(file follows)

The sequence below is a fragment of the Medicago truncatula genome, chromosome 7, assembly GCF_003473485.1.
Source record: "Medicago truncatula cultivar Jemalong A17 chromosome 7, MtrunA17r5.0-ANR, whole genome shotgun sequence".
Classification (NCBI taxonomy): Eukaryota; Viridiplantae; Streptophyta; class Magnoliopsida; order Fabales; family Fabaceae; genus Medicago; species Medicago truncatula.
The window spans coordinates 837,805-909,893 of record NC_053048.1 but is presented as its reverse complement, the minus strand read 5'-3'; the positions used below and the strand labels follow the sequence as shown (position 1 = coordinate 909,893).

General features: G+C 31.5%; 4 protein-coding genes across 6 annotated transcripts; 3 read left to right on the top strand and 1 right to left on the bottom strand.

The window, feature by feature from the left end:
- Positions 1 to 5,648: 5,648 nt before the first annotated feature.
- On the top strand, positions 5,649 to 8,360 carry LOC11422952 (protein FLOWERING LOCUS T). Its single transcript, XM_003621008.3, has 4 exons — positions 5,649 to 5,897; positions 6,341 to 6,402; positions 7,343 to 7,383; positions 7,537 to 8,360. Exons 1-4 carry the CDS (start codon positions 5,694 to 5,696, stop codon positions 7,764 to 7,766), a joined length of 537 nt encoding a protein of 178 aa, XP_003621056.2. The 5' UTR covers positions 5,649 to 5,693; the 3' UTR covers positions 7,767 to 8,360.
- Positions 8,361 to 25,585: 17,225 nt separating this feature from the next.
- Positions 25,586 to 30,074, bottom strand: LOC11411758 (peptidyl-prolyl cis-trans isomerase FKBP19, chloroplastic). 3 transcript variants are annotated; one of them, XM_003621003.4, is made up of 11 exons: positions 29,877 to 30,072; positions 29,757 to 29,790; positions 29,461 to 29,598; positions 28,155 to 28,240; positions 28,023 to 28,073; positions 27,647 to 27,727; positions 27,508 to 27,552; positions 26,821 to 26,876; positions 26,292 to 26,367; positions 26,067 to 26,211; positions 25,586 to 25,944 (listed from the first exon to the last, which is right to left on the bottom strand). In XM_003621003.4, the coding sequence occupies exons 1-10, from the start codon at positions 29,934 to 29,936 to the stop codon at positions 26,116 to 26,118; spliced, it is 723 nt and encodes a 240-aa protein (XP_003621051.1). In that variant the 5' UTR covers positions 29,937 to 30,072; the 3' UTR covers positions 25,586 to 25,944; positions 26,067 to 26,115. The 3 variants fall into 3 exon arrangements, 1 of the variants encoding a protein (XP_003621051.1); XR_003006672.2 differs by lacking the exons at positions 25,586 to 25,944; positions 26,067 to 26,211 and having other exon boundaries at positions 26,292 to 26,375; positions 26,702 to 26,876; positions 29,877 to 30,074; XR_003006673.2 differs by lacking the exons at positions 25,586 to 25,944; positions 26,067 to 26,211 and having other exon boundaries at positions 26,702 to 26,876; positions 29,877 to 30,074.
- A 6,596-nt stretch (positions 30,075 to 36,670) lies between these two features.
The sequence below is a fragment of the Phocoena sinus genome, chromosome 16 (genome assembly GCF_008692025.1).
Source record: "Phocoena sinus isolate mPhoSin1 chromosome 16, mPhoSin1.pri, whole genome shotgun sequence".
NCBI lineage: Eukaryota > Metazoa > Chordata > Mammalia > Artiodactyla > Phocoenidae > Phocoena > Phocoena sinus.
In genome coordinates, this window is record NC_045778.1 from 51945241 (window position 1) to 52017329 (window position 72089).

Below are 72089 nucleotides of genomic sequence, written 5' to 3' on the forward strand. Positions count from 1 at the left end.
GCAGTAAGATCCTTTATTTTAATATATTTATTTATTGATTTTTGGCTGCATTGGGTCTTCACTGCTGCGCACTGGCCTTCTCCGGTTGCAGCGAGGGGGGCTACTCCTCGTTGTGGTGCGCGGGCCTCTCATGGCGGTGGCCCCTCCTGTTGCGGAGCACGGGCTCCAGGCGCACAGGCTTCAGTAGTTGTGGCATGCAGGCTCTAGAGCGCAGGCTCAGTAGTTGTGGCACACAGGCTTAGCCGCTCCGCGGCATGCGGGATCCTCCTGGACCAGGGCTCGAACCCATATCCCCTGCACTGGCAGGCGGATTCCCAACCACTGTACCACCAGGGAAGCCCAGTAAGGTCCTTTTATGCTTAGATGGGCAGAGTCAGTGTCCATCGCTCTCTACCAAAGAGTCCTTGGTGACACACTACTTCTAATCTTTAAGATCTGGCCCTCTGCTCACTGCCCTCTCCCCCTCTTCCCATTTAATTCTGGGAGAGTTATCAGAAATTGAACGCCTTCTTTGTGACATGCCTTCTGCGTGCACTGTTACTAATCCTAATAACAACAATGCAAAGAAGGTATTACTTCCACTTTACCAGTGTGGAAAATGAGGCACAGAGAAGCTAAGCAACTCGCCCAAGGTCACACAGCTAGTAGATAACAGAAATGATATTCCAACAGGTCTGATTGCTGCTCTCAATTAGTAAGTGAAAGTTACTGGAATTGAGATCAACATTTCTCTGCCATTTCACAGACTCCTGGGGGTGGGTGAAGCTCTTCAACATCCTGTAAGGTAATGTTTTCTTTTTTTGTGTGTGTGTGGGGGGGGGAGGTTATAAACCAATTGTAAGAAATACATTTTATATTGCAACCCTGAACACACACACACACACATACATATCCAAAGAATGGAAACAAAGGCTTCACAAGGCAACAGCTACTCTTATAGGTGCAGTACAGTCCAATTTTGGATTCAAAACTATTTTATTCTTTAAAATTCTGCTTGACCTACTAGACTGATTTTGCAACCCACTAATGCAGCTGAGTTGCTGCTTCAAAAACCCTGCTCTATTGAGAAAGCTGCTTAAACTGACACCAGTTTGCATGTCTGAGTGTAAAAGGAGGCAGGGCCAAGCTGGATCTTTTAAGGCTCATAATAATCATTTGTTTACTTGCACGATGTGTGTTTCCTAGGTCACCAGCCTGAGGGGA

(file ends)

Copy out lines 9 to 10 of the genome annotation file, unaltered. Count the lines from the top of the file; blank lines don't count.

- Positions 8,361 to 25,585: 17,225 nt separating this feature from the next.
- Positions 25,586 to 30,074, bottom strand: LOC11411758 (peptidyl-prolyl cis-trans isomerase FKBP19, chloroplastic). 3 transcript variants are annotated; one of them, XM_003621003.4, is made up of 11 exons: positions 29,877 to 30,072; positions 29,757 to 29,790; positions 29,461 to 29,598; positions 28,155 to 28,240; positions 28,023 to 28,073; positions 27,647 to 27,727; positions 27,508 to 27,552; positions 26,821 to 26,876; positions 26,292 to 26,367; positions 26,067 to 26,211; positions 25,586 to 25,944 (listed from the first exon to the last, which is right to left on the bottom strand). In XM_003621003.4, the coding sequence occupies exons 1-10, from the start codon at positions 29,934 to 29,936 to the stop codon at positions 26,116 to 26,118; spliced, it is 723 nt and encodes a 240-aa protein (XP_003621051.1). In that variant the 5' UTR covers positions 29,937 to 30,072; the 3' UTR covers positions 25,586 to 25,944; positions 26,067 to 26,115. The 3 variants fall into 3 exon arrangements, 1 of the variants encoding a protein (XP_003621051.1); XR_003006672.2 differs by lacking the exons at positions 25,586 to 25,944; positions 26,067 to 26,211 and having other exon boundaries at positions 26,292 to 26,375; positions 26,702 to 26,876; positions 29,877 to 30,074; XR_003006673.2 differs by lacking the exons at positions 25,586 to 25,944; positions 26,067 to 26,211 and having other exon boundaries at positions 26,702 to 26,876; positions 29,877 to 30,074.